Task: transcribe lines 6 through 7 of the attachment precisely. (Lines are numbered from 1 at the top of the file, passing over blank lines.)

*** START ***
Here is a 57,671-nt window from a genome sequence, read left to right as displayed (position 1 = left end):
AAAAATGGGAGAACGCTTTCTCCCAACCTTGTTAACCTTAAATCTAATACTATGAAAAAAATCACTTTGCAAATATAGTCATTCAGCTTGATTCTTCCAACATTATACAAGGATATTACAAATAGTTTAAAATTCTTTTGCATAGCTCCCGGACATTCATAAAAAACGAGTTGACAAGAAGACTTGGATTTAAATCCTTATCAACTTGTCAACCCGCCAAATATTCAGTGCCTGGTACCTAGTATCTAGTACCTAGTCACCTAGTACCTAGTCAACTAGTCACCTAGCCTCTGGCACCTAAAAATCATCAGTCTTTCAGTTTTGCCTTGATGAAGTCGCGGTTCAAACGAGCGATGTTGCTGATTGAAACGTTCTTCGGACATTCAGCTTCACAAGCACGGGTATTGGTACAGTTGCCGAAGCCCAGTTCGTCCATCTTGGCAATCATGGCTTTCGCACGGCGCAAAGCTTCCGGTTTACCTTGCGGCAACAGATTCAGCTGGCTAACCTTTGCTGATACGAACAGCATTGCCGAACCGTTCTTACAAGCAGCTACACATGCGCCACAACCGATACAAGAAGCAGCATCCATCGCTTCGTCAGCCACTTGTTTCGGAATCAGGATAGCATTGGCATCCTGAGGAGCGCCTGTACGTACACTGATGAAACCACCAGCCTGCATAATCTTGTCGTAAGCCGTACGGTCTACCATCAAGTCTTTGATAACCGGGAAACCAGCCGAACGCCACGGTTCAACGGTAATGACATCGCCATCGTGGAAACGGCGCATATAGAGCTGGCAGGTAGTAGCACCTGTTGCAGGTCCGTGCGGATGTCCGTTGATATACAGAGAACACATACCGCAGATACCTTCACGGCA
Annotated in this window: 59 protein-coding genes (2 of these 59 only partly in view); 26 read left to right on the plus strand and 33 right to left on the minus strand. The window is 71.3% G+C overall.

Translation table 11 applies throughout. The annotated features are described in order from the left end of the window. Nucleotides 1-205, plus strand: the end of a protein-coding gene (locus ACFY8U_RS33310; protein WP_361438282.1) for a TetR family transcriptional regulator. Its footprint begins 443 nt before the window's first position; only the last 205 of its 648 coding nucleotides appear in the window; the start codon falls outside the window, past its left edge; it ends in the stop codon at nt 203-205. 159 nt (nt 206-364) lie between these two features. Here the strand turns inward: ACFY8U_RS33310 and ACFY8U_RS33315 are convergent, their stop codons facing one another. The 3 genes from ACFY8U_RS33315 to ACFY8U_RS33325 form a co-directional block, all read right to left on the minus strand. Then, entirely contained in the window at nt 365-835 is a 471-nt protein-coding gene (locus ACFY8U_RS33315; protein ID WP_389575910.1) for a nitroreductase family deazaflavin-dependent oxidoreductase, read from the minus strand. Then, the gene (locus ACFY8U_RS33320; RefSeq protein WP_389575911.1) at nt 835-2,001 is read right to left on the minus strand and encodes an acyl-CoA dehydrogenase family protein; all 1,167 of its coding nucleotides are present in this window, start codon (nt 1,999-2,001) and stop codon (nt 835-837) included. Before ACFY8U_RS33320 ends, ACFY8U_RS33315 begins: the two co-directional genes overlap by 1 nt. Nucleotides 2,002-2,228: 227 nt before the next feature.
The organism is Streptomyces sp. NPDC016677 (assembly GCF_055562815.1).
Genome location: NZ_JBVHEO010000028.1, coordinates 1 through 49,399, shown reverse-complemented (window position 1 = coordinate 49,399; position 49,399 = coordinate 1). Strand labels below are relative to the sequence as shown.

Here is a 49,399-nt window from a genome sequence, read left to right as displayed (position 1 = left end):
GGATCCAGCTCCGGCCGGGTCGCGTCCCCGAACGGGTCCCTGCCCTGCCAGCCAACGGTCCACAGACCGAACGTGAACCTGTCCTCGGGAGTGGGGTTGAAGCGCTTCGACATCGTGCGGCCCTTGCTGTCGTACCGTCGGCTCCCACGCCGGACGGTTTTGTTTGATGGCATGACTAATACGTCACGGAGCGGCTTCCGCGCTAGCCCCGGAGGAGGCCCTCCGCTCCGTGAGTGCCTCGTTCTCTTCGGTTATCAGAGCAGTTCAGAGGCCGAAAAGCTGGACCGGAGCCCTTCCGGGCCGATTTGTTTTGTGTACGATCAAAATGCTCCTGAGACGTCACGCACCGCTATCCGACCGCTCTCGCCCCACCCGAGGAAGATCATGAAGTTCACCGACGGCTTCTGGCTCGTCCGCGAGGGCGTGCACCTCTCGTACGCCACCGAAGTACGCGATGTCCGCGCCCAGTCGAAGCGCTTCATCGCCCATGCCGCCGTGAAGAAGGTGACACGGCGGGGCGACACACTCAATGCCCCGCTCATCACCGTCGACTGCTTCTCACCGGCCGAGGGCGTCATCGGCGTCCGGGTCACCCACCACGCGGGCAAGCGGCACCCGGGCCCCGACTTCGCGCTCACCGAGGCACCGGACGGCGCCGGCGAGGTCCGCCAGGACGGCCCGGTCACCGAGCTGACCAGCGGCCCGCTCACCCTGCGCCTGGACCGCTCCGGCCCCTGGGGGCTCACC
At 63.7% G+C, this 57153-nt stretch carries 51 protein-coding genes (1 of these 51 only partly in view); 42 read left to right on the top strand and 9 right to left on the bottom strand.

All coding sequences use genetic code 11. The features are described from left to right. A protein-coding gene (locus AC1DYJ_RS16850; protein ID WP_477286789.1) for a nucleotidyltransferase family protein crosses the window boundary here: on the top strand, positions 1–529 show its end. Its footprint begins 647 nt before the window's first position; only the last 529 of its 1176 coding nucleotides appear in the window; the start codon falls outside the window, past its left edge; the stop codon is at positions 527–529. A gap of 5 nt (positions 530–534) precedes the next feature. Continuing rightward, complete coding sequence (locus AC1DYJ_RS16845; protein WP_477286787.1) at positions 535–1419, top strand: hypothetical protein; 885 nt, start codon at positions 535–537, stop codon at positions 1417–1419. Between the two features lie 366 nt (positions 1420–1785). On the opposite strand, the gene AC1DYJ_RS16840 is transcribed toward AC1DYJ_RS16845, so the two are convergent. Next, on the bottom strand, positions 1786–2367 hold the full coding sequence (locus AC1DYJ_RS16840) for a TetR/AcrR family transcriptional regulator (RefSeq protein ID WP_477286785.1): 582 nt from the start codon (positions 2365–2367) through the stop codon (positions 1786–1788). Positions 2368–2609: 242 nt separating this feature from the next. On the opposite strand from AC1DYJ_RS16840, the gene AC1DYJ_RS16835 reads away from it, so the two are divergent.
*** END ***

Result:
Genome location: NZ_JBVHEO010000028.1, coordinates 1 through 49,399, shown reverse-complemented (window position 1 = coordinate 49,399; position 49,399 = coordinate 1). Strand labels below are relative to the sequence as shown.

Here is a 49,399-nt window from a genome sequence, read left to right as displayed (position 1 = left end):